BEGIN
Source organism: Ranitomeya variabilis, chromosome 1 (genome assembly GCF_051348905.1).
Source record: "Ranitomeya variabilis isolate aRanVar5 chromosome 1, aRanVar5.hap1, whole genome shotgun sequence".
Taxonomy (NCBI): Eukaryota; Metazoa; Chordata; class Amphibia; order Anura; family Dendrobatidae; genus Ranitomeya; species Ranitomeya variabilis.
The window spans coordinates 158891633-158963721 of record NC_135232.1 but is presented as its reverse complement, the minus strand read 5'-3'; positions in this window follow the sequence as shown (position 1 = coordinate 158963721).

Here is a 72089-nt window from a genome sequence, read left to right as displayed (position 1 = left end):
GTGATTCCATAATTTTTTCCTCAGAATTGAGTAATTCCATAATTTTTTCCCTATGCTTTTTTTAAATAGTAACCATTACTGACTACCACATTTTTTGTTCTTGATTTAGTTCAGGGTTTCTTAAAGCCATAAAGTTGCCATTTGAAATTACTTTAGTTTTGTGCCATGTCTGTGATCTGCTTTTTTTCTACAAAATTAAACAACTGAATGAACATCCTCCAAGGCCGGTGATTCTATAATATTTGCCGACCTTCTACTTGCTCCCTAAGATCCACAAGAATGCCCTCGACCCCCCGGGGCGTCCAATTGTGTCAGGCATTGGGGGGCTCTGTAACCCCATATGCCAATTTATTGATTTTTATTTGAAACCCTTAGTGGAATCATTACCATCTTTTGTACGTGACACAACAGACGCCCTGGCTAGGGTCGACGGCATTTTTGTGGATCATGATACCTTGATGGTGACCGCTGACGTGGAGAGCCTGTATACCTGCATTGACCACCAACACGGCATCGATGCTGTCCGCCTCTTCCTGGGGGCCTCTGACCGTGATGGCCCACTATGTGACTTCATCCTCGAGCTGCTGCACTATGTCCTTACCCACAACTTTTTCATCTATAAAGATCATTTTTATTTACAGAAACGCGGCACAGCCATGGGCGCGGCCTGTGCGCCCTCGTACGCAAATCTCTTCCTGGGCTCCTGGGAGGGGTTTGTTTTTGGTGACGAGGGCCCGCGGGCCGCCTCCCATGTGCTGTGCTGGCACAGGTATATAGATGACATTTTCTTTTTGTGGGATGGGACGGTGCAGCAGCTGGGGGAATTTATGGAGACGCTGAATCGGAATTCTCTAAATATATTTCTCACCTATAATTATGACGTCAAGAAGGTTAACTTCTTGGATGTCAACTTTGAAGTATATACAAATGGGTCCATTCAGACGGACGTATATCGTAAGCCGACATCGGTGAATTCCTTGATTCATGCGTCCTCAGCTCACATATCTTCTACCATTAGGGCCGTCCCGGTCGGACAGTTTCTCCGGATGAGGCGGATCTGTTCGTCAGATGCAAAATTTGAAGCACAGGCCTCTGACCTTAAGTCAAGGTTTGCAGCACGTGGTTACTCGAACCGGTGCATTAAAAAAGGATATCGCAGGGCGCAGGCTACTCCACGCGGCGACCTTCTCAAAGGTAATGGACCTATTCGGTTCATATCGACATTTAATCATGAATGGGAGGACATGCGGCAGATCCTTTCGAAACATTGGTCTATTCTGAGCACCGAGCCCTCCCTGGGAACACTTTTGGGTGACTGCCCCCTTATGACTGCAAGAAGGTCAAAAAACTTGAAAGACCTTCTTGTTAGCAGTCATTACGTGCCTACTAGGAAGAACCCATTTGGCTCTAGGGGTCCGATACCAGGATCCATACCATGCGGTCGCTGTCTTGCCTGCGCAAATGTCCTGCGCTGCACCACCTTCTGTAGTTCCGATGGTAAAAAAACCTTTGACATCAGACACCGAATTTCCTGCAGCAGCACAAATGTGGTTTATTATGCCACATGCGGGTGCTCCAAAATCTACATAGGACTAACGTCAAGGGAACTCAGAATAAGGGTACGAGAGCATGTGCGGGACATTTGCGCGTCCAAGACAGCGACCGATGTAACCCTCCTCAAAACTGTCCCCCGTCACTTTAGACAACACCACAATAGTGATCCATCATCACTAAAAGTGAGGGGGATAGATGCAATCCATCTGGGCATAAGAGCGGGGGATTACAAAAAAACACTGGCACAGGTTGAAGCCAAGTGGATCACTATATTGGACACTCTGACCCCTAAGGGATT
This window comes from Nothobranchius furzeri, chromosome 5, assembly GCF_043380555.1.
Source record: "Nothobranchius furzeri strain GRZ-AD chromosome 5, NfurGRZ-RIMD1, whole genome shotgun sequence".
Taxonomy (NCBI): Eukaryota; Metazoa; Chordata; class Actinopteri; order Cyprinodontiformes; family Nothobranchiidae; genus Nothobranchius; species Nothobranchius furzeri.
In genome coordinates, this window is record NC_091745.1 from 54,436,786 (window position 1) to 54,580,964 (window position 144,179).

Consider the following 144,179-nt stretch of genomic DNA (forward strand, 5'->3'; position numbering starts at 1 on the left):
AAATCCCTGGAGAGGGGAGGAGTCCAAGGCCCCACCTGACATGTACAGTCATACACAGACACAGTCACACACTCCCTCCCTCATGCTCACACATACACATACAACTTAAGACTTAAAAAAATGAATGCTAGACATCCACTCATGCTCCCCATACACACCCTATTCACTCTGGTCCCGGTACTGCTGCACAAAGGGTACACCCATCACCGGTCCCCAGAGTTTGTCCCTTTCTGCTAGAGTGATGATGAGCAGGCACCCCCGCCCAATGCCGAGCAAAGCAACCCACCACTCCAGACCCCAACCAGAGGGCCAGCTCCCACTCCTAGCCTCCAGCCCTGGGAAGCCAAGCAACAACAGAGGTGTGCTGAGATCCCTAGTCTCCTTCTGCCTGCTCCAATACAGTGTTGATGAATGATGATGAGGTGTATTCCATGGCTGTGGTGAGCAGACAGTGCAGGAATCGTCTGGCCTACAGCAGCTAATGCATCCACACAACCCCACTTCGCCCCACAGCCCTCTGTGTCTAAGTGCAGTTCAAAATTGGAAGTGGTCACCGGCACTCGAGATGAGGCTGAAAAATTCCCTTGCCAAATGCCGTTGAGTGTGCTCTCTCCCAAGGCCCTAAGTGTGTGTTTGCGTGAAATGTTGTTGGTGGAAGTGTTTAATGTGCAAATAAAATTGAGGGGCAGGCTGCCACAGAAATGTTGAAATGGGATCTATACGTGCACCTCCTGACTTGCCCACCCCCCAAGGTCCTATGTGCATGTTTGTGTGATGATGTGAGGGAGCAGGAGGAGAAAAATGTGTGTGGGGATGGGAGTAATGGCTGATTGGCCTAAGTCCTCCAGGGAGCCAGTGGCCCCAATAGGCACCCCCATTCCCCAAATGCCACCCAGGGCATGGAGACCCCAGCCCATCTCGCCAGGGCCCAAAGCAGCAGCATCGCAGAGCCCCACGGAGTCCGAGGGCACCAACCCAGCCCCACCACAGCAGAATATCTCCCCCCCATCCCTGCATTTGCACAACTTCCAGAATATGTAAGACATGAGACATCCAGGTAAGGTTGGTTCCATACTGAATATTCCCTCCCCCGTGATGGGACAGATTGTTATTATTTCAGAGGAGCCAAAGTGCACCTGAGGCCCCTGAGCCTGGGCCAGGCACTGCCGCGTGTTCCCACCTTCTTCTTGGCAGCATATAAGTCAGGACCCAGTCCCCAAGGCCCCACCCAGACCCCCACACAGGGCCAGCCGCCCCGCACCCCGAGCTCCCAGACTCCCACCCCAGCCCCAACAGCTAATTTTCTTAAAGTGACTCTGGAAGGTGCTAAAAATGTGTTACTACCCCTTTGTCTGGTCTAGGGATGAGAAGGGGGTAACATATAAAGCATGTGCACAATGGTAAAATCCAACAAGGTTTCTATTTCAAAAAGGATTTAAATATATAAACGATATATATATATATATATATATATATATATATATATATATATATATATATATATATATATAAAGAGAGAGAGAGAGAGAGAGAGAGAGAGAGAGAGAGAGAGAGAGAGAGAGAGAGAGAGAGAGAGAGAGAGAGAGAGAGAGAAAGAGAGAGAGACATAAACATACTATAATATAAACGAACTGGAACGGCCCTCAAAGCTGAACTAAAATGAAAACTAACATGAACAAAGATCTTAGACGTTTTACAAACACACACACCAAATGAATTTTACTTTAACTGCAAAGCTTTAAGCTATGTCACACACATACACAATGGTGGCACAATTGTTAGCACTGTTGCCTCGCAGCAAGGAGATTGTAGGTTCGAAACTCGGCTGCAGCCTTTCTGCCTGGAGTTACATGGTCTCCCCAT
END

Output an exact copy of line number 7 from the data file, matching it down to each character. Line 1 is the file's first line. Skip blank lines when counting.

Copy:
This window comes from Nothobranchius furzeri, chromosome 5, assembly GCF_043380555.1.